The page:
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Overall the flavour was pretty good, although I still prefer the one from Gangnam 88. For RM20.90 per set, the price was reasonable but I wished they had more ingredients instead of just a few pieces of fishballs/crabsticks, and less cabbage.

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Ordered boneless fried chicken as a side. Again, portion was not very large and it costs RM8.90 – but the flavour was good with a crunchy exterior and moist insides.

TWO PESOS 

16, Jalan Kenari 8, Bandar Puchong Jaya, 47100 Puchong, Selangor

Opening hours: 12PM – 11PM (Daily)

2pesos.com.my

 

Review: Mo-Mo Paradise @ J’s Gate Dining, Lot 10 Kuala Lumpur

One of my favourite things to have is shabu-shabu and sukiyaki – so I was thrilled to try out Mo-Mo Paradise, a famous Japanese chain that specialises in the cuisine. Recently opened at J’s Gate Dining in Lot 10, Kuala Lumpur, this is the first Mo-Mo Paradise outlet in Malaysia, focusing on an all-you-can-eat concept with fresh, high quality ingredients.

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The modern dining space features lots of wood finish for a cosy ambience. Spanning 2,485 sq ft, it seats up to 80 diners, and has a private dining room that fits 15, available for intimate gatherings and small functions.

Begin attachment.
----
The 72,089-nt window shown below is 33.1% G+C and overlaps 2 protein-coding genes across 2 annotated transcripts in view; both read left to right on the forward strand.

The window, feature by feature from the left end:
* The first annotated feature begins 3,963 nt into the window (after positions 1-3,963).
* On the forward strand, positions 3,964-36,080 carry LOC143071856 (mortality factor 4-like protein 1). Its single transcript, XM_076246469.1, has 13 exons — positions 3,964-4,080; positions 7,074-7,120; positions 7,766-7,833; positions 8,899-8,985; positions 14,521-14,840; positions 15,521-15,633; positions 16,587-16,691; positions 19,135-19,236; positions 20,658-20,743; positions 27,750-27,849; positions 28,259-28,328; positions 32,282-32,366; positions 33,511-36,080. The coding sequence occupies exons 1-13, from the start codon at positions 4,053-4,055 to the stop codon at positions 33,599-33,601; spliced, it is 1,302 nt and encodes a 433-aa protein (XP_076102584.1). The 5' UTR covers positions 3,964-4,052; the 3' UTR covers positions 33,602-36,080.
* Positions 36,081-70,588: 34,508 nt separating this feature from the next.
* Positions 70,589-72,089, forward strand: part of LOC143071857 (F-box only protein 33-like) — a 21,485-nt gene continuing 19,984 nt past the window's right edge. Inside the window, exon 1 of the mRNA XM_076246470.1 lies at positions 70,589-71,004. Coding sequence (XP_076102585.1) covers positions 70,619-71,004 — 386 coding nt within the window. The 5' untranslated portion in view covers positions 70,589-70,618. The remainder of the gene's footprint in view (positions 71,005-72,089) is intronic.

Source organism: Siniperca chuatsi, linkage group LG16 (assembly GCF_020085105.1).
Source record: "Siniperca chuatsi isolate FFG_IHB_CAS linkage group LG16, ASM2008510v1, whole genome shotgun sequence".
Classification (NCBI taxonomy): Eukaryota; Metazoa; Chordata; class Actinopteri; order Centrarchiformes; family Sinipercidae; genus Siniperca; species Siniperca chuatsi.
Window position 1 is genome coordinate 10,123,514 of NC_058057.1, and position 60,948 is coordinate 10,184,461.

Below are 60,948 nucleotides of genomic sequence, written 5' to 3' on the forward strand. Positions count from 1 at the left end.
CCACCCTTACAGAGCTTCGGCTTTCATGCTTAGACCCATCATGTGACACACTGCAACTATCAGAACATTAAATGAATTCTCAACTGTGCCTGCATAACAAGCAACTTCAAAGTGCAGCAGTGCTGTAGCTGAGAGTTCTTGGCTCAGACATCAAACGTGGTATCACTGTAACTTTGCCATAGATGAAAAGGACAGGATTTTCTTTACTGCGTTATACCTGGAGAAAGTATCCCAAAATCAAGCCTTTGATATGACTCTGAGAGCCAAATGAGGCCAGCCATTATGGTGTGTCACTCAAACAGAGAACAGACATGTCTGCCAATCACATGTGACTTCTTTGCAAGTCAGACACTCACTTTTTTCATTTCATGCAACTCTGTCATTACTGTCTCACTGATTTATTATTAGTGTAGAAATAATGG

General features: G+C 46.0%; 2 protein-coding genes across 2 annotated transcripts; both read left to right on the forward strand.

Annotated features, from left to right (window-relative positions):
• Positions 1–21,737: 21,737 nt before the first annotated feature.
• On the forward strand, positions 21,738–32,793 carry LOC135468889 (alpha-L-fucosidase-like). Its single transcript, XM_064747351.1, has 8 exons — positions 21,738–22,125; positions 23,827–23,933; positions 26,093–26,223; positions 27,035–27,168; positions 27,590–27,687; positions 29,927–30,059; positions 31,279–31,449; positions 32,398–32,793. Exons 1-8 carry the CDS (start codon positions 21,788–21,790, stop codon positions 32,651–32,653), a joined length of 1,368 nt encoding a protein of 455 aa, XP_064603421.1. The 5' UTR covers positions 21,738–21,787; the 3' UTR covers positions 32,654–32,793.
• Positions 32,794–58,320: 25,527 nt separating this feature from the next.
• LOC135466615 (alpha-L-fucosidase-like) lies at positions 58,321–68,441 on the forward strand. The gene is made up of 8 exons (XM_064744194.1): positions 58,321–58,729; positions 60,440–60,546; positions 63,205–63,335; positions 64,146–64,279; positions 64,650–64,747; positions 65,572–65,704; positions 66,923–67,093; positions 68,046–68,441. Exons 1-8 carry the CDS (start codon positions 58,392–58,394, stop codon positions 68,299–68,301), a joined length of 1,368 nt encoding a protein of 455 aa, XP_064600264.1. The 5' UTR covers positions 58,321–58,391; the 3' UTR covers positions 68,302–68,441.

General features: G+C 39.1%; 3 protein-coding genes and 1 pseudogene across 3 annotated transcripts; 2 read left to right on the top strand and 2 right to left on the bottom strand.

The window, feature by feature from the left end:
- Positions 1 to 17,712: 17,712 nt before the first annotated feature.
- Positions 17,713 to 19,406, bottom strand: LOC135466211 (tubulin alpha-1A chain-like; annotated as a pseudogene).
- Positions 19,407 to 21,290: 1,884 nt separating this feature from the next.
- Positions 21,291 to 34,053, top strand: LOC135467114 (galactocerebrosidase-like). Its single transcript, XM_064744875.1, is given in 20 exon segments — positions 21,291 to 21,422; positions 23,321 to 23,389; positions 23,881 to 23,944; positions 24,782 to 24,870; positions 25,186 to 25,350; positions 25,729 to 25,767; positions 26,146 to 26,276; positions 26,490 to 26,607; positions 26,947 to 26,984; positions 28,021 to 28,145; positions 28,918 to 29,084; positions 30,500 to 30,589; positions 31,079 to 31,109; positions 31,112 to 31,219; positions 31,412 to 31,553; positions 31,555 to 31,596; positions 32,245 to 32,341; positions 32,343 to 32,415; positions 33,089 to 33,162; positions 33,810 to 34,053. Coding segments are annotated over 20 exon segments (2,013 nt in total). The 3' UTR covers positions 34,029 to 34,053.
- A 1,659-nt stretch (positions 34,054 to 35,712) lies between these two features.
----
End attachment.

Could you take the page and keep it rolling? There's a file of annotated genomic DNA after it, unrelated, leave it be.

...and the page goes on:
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Diners can choose from two types of soup bases.

The shabu-shabu, which is the original light broth that can be enjoyed with ponzu and gomadare (sesame) sauce, is specially formulated by Mo-Mo Paradise and directly imported from Japan. Those who prefer a sweet-salty, richer flavour can go for the sukiyaki, the traditional broth from Shoudo island. For the best of both worlds, go for a mixed course.

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How to eat Shabu-Shabu the Japanese way

It’s pretty common in Chinese hotpot to just dump everything in the pot (like above) but the Japanese eat it by taking a piece of meat, swishing it around quickly and dipping it into raw egg before eating with a bit of sauce. The name ‘shabu-shabu’ actually translates to ‘swish swish’ in Japanese!

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Shabu Shabu course

The resto offers a mouthwatering selection of different types of meat, such as locally sourced sakura pork, chicken, and air-flown beef from Australia. The meats are carefully sliced and kept under strictly controlled temperatures before serving.

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I’ve been to my fair share of shabu-shabu places in Malaysia – and I have to say that Mo-Mo Paradise’s beef slices are among the most best ones I’ve ever seen. The thickness was just right (some places serve you paper thin sheets which practically fall apart) and there was a nice amount of lean and fat in each slice.